d biodiversity. Problems
often arise because these are commercially valuable or can be aggregated into works of value. Access to, or
re
-
use of, the data are controlled by organisations, both public and private. Control may be through access
restrictions, l
icenses, copyright, patents and charges for access or re
-
use. Advocates of Open Data argue
that these restrictions are against the communal good and that these data should be made available without
restriction or fee. In addition, it is important that the
data are re
-
usable without requiring further permission,
though the types of re
-
use (such as the creation of derivative works) may be controlled by license.

Identity Theft & Internet Fraud:

Identity theft on the internet is a major problem. This issue is r
elated to
online B2C ethical business issues and legal issues.

Identity theft on the internet happens in following ways:

· Financial Identity Theft (using another’s name and identity to obtain goods and services)

· Identity Cloning (using another’s inform
ation to assume his or her identity in daily life)

· Business/Commercial Identity Theft (using another’s business name to obtain credit)

The following techniques are used for obtaining relevant information for identity theft:

∙ Stealing mail or rummaging t
hrough rubbish (dumpster diving)

∙ Stealing payment or identification cards or the information on them ("drive
-
by" scanning of RF
-
enabled
cards/tags)

∙ Eavesdropping on public transactions in ATMs & internet cafes to obtain personal data (shoulder surfing)

∙ Stealing personal information in computer databases (Trojan horses, hacking)

∙ Infiltration of organizations that store large amounts of personal information on computer systems

∙ Impersonating a trusted organization in an electronic communication (phis
hing)

∙ Browsing social network (My Space, Face book, Bebo etc) sites, online for personal details that have been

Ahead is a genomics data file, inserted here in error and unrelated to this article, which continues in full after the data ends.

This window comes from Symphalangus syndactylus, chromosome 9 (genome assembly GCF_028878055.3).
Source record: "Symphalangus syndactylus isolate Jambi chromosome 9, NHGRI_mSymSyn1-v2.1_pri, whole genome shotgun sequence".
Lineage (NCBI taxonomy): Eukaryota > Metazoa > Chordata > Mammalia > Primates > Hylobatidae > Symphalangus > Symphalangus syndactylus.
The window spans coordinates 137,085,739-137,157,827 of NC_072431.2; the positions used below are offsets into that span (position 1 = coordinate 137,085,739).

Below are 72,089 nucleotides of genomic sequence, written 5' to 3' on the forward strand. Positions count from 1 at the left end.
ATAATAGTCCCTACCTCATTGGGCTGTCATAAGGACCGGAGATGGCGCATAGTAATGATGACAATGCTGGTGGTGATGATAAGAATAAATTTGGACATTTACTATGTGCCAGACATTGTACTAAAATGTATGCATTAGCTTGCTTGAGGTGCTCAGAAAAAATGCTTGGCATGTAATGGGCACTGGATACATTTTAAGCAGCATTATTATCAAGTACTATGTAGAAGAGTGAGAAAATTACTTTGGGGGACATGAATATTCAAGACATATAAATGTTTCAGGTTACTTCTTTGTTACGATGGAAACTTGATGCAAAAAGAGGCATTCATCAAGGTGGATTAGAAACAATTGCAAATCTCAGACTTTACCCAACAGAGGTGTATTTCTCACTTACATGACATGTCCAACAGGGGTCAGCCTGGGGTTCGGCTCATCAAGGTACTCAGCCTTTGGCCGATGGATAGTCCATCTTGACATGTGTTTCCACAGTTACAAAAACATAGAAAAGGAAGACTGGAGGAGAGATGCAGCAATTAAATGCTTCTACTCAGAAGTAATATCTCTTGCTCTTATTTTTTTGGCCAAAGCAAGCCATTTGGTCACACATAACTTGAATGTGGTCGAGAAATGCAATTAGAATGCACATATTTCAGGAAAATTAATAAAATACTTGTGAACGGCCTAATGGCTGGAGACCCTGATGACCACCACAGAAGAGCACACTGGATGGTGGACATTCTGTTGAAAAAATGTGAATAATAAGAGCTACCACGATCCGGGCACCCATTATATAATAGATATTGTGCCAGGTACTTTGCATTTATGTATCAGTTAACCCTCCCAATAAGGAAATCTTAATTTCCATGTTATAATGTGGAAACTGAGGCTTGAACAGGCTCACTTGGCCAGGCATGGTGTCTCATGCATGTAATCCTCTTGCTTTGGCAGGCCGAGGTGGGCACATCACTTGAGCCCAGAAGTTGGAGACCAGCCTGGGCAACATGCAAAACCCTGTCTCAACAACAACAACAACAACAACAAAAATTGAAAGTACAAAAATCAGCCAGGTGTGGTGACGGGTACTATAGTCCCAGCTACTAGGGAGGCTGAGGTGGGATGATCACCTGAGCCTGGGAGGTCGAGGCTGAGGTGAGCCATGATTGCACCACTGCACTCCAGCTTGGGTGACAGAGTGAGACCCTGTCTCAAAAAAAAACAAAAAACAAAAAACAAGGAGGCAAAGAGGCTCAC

posted by users

∙ Simply researching about the victim in government registers, at the internet, Google, and so on.

E Commerce Laws in India:

T
he laws pertaining to E
-

Commerce have been included in The Information Technology Act 2000 (ITA
-
2000) as amended by The Information Technology Amendment Act 2006. The objects & reasons of this act
as stated by the Govt. of India are as under:

1. The Infor
mation Technology Act was enacted in the year 2000 , with a view to give a fillip to the growth
of electronic based transactions, to provide legal recognition for e
-
commerce and e
-
transactions, to
facilitate e
-
governance, to prevent computer based crimes a
nd ensure security practices and procedures in
the context of widest possible use of information technology worldwide.

2. With proliferation of information technology enabled services such as

e
-
governance, e
-
commerce and e
-
transactions, protection of per
sonal data and information and
implementation of security practices and procedures relating to these applications of electronic
communications have assumed greater importance and they require harmonization with the provisions of
the Information Technology
Act. Further, protection of Critical Information Infrastructure is pivotal to
national security, economy, public health and safety, so it has become necessary to declare such
infrastructure as a protected system so as to restrict its access.

3. A rapid in
crease in the use of computer and internet has given rise to new forms of crimes like
publishing sexually explicit materials in electronic form, video voyeurism and breach of confidentiality and
leakage of data by intermediary, e
-
commerce frauds like imper
sonation commonly known as Phishing,
identity theft and offensive messages through communication services. So, penal provisions are required to
be included in the Information Technology Act, the Indian Penal Code, the Indian Evidence Act and the
Code of Cr
iminal Procedure to prevent such crimes.

4. The United Nations Commission on International Trade Law (UNCITRAL) in the year 2001 adopted the
Model Law on Electronic Signatures. The General Assembly of the United Nations by its resolution No.
56/80, dated 1
2th December 2001, recommended that all States accord favourable consideration to the said
Model Law on Electronic Signatures. Since the digital signatures are linked to a specific technology under
the existing provisions of the Information Technology Act,

it has become necessary to provide for alternate
technology of electronic signatures for bringing harmonization with the said Model Law.